Guest pianist Ning An, a visiting artist from Lee University, will be featured on Rachmaninoff's Piano Concerto No. 2 during the opening-night performance of the Chattanooga Symphony & Opera.

If you go

› What: CSO Masterworks Series season opener, “Strauss and Rachmaninoff,” featuring guest pianist Ning An.

› When: 7:30 p.m. today, Sept. 22.

› Where: Tivoli Theatre, 709 Broad St.

› Admission: $21-$83.

› Phone: 423-267-8583.

› Website:

Masterworks season

>› Oct. 20: Beethoven Choral Fantasy

› Nov. 17: Tchaikovsky Symphony No. 5

› Jan. 26: Dvorak Symphony No. 7

› March 2: Bartok Concerto for Orchestra

› April 6: Mozart and Mahler

› April 27: La Mer

Tonight’s program

* Joan Tower’s “Fanfare for the UnCommon Woman No. 2” (1987)

* Richard Strauss’ “Don Juan” (1888)

* Sergei Rachmaninoff’s Piano Concerto No. 2 (1900-1901)

With its expressive themes and grandiose orchestration, Richard Strauss' symphonic poem "Don Juan" is a truly mammoth example of Romantic composition.

Thanks to its technical complexity, Strauss' symphonic depiction of the legendary Spanish rogue makes frequent appearances at orchestral auditions. What better work to introduce the Chattanooga Symphony & Opera's Masterworks concert series than a piece that showcases its members at their best, says conductor Kayoko Dan.

"It's one of those pieces that we practice on our own for hours and hours and hours," Dan says. "Sometimes, it's nice to fit it all together and actually enjoy the fruit of your practice. It's the centerpiece [of the concert] for the CSO itself. It will feature every section and the principals. It will really highlight each player and show off what we've got."

The CSO will assail "Don Juan" during the season's inaugural concert tonight, Sept. 22, at the Tivoli Theatre. The symphony's Chamber series opener follows Sunday, Oct. 2, with "Musical Passport," and the Pops Series, "Mambo Kings," on Saturday, Oct. 8.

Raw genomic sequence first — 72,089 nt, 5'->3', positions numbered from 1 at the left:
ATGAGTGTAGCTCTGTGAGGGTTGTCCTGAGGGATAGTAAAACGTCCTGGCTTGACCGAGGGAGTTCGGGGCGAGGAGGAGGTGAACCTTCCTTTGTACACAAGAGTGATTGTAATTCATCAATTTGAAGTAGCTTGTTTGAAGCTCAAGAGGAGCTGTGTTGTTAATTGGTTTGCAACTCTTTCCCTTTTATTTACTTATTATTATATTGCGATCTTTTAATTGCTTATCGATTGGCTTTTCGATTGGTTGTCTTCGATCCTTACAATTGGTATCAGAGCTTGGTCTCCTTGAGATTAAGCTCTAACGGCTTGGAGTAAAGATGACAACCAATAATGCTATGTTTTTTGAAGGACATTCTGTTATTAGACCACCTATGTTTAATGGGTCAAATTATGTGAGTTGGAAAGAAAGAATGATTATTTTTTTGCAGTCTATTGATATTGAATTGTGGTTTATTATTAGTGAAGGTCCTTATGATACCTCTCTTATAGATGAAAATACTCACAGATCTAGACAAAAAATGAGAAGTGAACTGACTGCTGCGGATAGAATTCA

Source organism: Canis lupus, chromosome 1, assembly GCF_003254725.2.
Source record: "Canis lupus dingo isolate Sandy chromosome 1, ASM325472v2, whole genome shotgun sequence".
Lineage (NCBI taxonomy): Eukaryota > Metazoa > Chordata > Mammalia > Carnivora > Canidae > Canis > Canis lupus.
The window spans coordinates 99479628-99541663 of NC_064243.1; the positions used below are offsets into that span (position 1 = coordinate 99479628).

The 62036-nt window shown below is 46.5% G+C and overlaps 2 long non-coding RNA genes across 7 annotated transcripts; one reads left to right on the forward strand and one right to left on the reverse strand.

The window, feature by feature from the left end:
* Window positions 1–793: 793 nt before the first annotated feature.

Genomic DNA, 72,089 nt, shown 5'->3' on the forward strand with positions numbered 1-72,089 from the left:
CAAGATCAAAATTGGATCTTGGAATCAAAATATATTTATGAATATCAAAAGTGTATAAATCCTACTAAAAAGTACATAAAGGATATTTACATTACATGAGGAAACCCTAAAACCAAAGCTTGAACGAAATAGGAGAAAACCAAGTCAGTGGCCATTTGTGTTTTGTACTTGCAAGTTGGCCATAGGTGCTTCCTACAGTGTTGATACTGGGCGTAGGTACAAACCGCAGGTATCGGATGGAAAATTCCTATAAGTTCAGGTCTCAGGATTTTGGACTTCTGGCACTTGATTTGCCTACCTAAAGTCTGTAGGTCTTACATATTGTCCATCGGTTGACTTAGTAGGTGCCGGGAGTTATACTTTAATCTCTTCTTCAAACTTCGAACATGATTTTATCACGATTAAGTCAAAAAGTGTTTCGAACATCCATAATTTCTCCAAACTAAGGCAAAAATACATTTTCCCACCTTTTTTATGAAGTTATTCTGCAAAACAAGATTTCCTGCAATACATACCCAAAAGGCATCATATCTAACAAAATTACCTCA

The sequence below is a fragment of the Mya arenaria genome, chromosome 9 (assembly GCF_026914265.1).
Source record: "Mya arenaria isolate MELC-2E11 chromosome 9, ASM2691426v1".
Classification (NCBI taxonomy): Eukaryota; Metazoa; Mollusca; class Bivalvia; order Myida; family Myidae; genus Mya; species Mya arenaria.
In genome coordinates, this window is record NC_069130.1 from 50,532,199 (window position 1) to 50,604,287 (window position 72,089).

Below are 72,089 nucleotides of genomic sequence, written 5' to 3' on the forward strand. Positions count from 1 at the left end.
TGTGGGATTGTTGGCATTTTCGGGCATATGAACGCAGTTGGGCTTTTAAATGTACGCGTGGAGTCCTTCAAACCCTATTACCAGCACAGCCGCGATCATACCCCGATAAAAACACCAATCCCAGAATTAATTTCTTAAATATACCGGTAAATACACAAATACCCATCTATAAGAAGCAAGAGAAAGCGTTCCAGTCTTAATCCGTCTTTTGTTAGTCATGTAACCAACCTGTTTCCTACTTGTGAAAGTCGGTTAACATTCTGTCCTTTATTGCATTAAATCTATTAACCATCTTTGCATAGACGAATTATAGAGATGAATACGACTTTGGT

Fittingly for a season opener, this evening's performance will commence with "Fanfare for the UnCommon Woman No. 2," a horn-resplendent 1987 work by American composer Joan Tower.

After "Don Juan," the second half of the evening will be filled with Piano Concerto No. 2, a 40-minute Romantic work by Russian composer Sergei Rachmaninoff that will feature guest pianist and Lee University assistant professor Ning An.

The evening's selections are all new works for Dan, in her tenure as the CSO's conductor, a role she has held now for six seasons. In the case of the Strauss piece, in particular, this concert represents the fulfillment of a longtime wish, she says.

"'Don Juan' is one of those pieces that I've been wanting to conduct for a really long time, so I'm really excited about it," she says. "Strauss was a conductor as well as a composer, so his score is really fascinating because it has a lot of directions for us."

Dan says all six of the season's remaining Masterworks concerts will include unexpected musical twists and appeals, but she's especially excited about the Oct. 20 premiere of a new piece by Kendra D'Ercole, the March 2 performance by guest violinist Holly Mulcahy of a James Stephenson violin concerto and the season-concluding performance on April 27 of Claude Debussy's "La Mer."

"Debussy is my other favorite composer," she says, "Exploring his music is always a pleasure."

Contact Casey Phillips at or 423-757-6205. Follow him on Twitter at @PhillipsCTFP.


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